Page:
Saturday, June 30, 2018

Night And Day

On October 27 1969, Ringo was summoned to the recording studio to lay some vocals on what would become his first solo album. Ringo had been talking about doing a collection of older standards as far back as the January 1969 "Get Back/Let It Be" sessions and had finally come around to it by the fall of 1969.
The first song recorded for the upcoming project would the Cole Porter classic "Night And Day". The arrangement for the tune was undertaken by Chico O'Farrill.
The first thing recorded would be the instrumental section of the song with a 17 piece orchestra although it's not confirmed if this was in studio one or two of EMI Studios in London. The orchestra was conducted by and produced by George Martin.
Ringo himself would come into the studio later in the evening and lay down his vocal track probably in Studio three of EMI. The song was mixed on the same day for stereo only.
The song was commercially released on Ringo's first Apple LP/CD "Sentimental Journey". The original title for the project was "Ringo Starrdust".

Saturday, June 23, 2018

"Don't Worry/Don't Worry/ Don't Worry"

Between October 03 and October 05, work was done on the upcoming single "Cold Turkey/ "Don't Worry Kyoko (Mummy's Only Looking For Her Hand In The Snow".
The first recording was the B side with Yoko on vocals, John (Lennon) and Eric (Clapton) on guitar, Klaus Voorman on bass and Ringo on the drums. This line up jammed on a never ending riff while Yoko did her thing all over you. The whole tune was put on tape at Lansdowne Studios (A) in London, England but it was mixed at Abbey Road by Geoff Emerick.
"Cold Turkey" had it's final overdubs done on October 05 at EMI Studio 2 including new vocals and some addition guitar by John solely. Nobody else was involved in the overdubs and it was also mixed by Geoff Emerick at Abbey Road (probably at the same time as the B side).
Both tracks are commercially available: "Cold Turkey" can be heard on the "Lennon Legend" LP while "Don't Worry Kyoko (Mummy's Only Looking For Her Hand In The Snow" can be found on Yoko's 1971 Apple 2-LP "Fly". Of course, the live versions can always be heard on the Apple LP "Live Peace In Toronto 1969 - Plastic Ono Band".

Saturday, June 16, 2018

Mixing "Across The Universe" For A Charity Album

Back in February 1968, a new single was required by the Beatles before they left for India. One of the songs considered but rejected was John Lennon's "Across The Universe". In the end, John agreed to donate the song for a charity album for the World Wildlife Fund.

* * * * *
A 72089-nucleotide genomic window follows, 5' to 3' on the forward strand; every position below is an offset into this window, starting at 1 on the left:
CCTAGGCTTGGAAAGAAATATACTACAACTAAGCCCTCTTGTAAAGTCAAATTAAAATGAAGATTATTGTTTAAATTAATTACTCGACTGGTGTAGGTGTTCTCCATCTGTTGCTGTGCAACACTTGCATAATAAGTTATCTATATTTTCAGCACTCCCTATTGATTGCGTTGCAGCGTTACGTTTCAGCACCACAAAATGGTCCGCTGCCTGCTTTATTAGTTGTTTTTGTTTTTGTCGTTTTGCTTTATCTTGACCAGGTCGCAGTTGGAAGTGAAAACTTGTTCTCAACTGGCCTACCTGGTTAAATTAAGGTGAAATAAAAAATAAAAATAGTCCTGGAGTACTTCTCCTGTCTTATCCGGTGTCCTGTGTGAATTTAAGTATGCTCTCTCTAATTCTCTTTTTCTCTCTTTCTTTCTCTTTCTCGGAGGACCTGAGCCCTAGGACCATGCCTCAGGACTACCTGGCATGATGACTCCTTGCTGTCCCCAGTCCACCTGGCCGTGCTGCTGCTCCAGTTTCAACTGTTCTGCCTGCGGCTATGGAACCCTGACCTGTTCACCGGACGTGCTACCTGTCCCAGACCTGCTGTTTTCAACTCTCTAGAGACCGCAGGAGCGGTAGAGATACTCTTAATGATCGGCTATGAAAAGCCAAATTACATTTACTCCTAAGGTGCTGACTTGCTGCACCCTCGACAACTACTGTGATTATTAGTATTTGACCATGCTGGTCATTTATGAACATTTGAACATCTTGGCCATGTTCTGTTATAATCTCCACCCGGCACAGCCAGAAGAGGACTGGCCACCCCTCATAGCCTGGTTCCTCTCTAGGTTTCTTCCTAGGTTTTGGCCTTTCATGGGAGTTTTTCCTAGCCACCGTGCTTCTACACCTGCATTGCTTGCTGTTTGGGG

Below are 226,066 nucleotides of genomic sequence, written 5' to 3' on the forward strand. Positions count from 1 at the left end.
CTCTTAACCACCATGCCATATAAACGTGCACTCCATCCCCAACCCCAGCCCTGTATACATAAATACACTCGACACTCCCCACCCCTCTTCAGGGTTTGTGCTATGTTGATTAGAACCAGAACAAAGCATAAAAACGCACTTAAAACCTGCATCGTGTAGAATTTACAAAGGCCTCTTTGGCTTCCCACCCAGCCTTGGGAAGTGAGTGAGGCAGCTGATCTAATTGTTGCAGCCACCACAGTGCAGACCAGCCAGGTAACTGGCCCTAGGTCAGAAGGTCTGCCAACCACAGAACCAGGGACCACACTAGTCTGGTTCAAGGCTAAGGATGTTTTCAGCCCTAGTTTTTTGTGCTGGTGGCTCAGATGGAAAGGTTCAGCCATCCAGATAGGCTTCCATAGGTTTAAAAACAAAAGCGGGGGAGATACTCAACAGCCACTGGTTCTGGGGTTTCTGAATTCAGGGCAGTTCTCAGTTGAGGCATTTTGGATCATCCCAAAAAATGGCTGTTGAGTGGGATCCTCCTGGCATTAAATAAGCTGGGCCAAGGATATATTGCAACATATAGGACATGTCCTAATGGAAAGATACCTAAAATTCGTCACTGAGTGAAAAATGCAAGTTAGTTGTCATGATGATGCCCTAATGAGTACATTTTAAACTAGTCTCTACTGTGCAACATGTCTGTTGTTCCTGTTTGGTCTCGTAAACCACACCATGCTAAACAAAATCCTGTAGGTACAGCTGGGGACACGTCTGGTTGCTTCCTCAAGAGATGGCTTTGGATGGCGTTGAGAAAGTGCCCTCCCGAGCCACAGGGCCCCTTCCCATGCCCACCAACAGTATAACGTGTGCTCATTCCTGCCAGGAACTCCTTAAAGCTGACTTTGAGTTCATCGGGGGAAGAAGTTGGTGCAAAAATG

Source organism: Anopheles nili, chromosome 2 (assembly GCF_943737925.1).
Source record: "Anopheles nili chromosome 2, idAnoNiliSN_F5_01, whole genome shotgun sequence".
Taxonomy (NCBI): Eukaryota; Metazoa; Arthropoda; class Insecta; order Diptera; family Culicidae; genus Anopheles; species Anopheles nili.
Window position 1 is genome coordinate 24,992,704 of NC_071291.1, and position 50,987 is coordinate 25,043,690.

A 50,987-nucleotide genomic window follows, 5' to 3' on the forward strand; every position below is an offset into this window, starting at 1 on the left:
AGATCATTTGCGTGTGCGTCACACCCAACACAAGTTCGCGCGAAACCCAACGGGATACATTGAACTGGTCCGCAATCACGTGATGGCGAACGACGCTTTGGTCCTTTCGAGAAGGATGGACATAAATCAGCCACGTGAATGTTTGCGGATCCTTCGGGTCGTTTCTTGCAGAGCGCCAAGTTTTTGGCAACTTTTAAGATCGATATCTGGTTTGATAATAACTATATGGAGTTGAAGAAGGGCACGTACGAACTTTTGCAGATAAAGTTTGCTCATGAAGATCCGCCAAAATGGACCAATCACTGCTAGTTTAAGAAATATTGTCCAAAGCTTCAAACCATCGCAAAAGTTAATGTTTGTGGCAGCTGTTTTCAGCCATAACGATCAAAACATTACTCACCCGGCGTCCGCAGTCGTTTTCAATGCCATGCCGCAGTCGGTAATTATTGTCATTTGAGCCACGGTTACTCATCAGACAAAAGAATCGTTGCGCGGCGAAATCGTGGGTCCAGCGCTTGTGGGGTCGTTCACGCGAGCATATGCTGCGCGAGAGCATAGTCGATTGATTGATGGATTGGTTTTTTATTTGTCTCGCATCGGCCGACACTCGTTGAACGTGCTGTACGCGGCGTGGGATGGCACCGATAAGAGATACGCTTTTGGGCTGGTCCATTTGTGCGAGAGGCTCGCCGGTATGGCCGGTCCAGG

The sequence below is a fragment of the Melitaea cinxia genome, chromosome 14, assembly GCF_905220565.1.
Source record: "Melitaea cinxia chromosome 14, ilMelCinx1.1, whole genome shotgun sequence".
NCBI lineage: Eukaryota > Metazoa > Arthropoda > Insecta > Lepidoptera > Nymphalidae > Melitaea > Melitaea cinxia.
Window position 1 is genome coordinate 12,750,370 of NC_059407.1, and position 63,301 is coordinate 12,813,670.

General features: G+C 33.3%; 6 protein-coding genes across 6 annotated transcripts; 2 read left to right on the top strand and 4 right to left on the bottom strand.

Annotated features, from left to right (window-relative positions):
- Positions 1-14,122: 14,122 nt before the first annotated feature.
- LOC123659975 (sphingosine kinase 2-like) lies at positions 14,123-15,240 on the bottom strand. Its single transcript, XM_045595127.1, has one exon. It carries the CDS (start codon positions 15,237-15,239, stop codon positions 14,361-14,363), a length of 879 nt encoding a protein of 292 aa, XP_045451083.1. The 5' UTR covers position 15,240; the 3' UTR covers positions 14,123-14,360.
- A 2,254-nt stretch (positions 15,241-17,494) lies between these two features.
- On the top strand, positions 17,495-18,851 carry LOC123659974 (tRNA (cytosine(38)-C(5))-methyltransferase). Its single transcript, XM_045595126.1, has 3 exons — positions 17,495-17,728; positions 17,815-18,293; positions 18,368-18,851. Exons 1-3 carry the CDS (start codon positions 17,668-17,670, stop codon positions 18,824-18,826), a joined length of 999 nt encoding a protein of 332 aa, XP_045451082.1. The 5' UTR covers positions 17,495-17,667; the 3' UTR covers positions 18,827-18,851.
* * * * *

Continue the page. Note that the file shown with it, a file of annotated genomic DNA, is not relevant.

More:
Fast forward to January 1969 during the "Get Back/Let It Be" session and an acetate was played to the band to remind them of the song. At this point, the song was in mono and the mix from February 08 1968 was used for the acetate. You can also hear an attempt at the song by the band from January 1969 in the "Let It Be" film.
Fast forward (again) to March 1969 and Apple is thinking of releasing an EP of songs from the film "Yellow Submarine" and including "Across The Universe" as a bonus track. Again, the song was not used.
Finally, the acetate version of "Across The Universe" was used by George Martin on October 02 1969 in order to mix the song in stereo for the UK charity album entitled "No One's Gonna Change Our World" which would be released on December 12 1969. The song was sped up a half tone and animal/bird noises were added to the very beginning and near the end. Acoustic guitar/vocal in the middle surrounded by tamboura and backing vocals on one side and more acoustic, piano, maracas, etc. on the other side of the stereo spectrum.
You can find this version of the song on the UK only charity album as well as the UK version of "Rarities" and the US version of "Rarities" where it made it's first appearance (all of the above on vinyl). You can hear this version on "Past Masters Volume One and Two" (LP) and "Past masters Volume Two" (CD). A fold down mono version can be heard on the "Beatles in Mono" disc.

Sunday, June 3, 2018

"Cold Turkey" recording sessions.

"Cold Turkey" was first recorded on September 25 1969 at EMI Studio Three in London. After spending most of the day mixing for the "Live Peace In Toronto" project, he was joined by Eric Clapton on guitar, Ringo on drums and Klaus Voorman on the bass guitar. 26 takes were produced for the basic tracks and were eventually deemed unsatisfactory.
Three days later on September 28 1969, the same line up of musicians attempted another recording at a different studio, this time Trident Studios. On September 29 1969, mixing of the song took place back at EMI Studios. Overdubbing (not sure which instrument and/or vocal) as well as another mix took place almost a week later in Studio Two of EMI.
The September 29 1969 mix was available on an acetate and this is the version that ended up on the bootleg "The Lost Lennon Tapes Volume Seven" LP. This mix has a different vocal and sounds a bit raw with a lack of overdubs. The official commercial release was edited on to the end of the song. The commercial version was mixed at the end of October and issued in stereo only.